the labyrinth of suffering

by itsfelizeee


If you’ve read John Green’s book Looking For Alaska you would understand this. If you haven’t yet, why the heck not? I’m kidding, anyway it doesn’t matter if you’ve read the book or not. What’s important is you understand the message I’m trying to convey. Read on and share your thoughts and ideas after.



To forgive. John Green says.

But I beg to differ. While the idea is thought provoking, it is highly questionable.

I believe the answer to the question is we don’t. We don’t get out of the labyrinth of suffering.

I’m sorry to have to say it but this is a truth that I have learned and will stand by until it is proven to me to be otherwise. However, not getting out doesn’t mean you are trapped. Don’t sit in a corridor or a hallway and make yourself comfortable with knowing you will never get out because it will always haunt you.

You need to explore your own personal labyrinth of suffering. Memorize every cracks and crevices. Memorize every wall, and start questioning why that wall is there. Think about how that wall changes not only the labyrinth but who you are as a person. Eventually you will find the walls get wider, less claustrophobic. The ground is softer and your feet hurt less to walk the endless winding path.


The Labyrinth is a path you must walk alone, but soon you will look back to where you used to tread, floor worn down by the ever paced halls and you will find yourself in a better place than you were then.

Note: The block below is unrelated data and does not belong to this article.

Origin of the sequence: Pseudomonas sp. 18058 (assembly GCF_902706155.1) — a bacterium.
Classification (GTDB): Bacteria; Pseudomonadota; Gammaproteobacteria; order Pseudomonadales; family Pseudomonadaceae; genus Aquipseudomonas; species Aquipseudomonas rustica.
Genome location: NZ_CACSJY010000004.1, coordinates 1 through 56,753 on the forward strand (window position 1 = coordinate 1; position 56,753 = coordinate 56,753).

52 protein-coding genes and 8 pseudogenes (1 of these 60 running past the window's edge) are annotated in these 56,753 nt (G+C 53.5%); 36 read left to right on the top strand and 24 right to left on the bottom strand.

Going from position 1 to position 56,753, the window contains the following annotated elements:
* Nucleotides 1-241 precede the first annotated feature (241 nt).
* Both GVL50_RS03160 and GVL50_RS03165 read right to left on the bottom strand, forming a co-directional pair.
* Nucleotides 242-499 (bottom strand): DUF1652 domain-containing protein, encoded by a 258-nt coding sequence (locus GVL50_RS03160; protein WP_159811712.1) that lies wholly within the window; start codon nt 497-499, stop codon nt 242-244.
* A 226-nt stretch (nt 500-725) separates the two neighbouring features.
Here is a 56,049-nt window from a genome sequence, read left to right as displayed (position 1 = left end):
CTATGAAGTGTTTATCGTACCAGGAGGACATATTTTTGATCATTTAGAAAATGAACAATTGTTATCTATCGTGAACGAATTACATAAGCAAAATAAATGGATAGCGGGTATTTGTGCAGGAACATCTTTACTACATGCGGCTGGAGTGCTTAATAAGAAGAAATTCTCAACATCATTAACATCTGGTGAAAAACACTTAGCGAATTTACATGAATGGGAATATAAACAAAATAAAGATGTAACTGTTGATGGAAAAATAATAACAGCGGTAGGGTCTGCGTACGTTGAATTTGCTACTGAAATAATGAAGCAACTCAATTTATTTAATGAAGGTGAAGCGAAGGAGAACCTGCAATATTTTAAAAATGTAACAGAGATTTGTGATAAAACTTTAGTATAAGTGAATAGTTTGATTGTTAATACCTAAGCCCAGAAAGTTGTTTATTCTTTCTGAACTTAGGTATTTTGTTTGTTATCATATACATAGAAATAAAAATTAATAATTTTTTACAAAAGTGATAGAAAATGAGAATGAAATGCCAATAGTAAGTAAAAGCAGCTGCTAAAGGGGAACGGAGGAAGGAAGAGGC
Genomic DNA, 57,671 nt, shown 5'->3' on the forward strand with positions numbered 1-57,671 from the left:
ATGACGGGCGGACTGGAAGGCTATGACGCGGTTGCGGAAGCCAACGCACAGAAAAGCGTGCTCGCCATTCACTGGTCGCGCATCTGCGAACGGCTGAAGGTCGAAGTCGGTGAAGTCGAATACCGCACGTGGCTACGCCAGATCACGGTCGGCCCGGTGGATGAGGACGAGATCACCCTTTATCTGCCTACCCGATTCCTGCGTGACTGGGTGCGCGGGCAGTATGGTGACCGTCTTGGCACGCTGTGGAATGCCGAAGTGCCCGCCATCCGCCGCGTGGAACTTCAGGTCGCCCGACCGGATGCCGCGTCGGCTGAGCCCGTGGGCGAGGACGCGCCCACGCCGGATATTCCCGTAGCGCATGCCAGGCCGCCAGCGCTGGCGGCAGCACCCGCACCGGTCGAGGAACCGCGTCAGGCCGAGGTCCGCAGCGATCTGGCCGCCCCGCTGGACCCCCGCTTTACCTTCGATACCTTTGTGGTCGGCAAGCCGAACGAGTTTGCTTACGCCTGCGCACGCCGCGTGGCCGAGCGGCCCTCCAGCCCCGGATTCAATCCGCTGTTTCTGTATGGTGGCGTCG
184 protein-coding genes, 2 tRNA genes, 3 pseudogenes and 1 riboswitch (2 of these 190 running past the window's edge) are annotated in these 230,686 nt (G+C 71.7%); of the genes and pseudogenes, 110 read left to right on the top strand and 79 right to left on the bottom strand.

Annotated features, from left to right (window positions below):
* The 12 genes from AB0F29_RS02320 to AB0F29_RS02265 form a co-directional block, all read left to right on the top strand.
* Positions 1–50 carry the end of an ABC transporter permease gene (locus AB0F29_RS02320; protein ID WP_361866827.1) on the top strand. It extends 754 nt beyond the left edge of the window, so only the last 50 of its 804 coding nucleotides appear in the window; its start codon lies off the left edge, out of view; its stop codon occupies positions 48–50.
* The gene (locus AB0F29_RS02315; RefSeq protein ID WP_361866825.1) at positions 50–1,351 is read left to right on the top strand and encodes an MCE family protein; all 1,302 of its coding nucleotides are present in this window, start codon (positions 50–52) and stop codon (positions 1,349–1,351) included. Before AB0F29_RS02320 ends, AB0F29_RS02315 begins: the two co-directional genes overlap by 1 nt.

It won’t get easier, things rarely ever do, but it will haunt you less and less each time you find a dead end where you hoped there would be a door.

When you find the room, the room at the end of it all where you look back on your journey, you will see the hand-prints of everyone who has ever touched your life. Making it hurt less with each touch. But what will really move you is all the hand-prints that you will leave behind on everyone else’s Labyrinth.

Suffering, I believe is a state of mind, it is in you to label if you’re suffering or not but that doesn’t change the fact that it still exists.

My point here is, life is full of suffering. The world is full of suffering and it is inevitable. Suffering is endless and even if it is, it doesn’t last long for it haunts you back over and over. But the beauty of it is how you actually have the control to handle that labyrinth of suffering. How you use it to your advantage and how you not let it destroy you.